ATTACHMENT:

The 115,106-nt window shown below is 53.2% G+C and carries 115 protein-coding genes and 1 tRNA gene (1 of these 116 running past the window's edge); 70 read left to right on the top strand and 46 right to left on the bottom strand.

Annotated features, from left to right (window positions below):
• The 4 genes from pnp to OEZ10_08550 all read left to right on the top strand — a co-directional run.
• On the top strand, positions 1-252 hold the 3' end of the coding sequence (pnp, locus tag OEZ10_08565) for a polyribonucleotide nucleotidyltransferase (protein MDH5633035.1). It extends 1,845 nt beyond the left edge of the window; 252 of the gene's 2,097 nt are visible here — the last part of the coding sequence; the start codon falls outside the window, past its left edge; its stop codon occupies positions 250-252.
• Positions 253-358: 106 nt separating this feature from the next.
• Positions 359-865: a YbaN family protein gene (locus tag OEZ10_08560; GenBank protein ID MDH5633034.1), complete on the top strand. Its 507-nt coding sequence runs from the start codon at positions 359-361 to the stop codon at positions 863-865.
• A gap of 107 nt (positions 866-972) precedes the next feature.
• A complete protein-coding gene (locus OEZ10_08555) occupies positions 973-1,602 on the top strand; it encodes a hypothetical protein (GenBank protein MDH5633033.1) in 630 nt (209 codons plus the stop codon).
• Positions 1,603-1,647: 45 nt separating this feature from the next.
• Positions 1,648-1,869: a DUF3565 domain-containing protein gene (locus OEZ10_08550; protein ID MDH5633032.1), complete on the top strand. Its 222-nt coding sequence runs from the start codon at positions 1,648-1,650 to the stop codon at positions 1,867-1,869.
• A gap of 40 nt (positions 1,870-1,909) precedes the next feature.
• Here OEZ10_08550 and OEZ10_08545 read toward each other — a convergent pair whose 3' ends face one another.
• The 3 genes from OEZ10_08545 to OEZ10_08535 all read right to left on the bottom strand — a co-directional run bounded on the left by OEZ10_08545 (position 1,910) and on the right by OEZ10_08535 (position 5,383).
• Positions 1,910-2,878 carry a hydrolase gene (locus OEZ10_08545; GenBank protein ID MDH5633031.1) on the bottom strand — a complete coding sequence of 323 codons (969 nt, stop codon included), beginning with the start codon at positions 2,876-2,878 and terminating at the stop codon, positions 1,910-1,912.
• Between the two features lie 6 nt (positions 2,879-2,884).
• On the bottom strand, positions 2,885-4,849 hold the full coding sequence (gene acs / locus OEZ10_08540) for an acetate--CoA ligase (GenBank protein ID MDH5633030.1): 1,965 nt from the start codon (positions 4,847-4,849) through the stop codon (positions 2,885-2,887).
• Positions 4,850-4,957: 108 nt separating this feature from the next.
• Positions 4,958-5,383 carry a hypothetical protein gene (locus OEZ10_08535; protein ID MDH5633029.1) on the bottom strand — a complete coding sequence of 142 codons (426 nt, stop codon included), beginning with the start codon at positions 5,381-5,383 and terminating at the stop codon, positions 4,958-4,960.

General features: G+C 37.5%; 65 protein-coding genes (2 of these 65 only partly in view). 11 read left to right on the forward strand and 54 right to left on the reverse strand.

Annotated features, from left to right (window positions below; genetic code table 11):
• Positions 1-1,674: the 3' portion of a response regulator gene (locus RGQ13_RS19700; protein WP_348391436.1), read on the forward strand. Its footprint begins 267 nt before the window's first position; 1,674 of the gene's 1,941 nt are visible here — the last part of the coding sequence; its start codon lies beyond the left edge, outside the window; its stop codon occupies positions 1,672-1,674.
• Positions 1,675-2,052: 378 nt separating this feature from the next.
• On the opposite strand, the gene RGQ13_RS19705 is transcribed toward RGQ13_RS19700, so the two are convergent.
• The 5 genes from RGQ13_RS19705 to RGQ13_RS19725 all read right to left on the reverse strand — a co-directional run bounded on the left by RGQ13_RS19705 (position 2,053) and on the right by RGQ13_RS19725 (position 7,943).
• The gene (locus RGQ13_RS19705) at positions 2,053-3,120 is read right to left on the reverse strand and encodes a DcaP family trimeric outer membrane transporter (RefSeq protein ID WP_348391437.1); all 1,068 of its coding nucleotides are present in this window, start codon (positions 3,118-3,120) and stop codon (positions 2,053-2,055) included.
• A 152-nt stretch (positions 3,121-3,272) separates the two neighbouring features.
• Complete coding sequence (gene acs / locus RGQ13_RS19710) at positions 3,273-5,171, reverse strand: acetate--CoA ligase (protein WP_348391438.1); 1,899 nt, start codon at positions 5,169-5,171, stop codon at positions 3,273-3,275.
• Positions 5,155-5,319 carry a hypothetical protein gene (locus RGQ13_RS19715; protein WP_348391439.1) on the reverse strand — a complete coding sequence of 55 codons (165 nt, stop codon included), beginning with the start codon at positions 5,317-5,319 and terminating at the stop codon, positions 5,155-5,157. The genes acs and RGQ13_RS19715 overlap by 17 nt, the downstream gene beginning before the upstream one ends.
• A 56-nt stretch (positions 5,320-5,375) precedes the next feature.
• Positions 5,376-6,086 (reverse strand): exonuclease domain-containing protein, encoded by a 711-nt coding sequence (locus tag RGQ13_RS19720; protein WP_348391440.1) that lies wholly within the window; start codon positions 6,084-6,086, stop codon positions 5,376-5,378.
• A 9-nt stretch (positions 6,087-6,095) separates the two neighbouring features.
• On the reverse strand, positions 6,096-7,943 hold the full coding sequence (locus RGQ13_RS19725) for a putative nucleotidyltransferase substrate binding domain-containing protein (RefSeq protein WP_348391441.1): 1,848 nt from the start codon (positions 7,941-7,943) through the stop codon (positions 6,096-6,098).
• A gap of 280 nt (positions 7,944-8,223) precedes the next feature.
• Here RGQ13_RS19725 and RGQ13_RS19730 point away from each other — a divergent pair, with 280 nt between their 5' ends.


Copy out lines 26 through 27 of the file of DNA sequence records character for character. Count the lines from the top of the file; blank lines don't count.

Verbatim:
• A 152-nt stretch (positions 3,121-3,272) separates the two neighbouring features.
• Complete coding sequence (gene acs / locus RGQ13_RS19710) at positions 3,273-5,171, reverse strand: acetate--CoA ligase (protein WP_348391438.1); 1,899 nt, start codon at positions 5,169-5,171, stop codon at positions 3,273-3,275.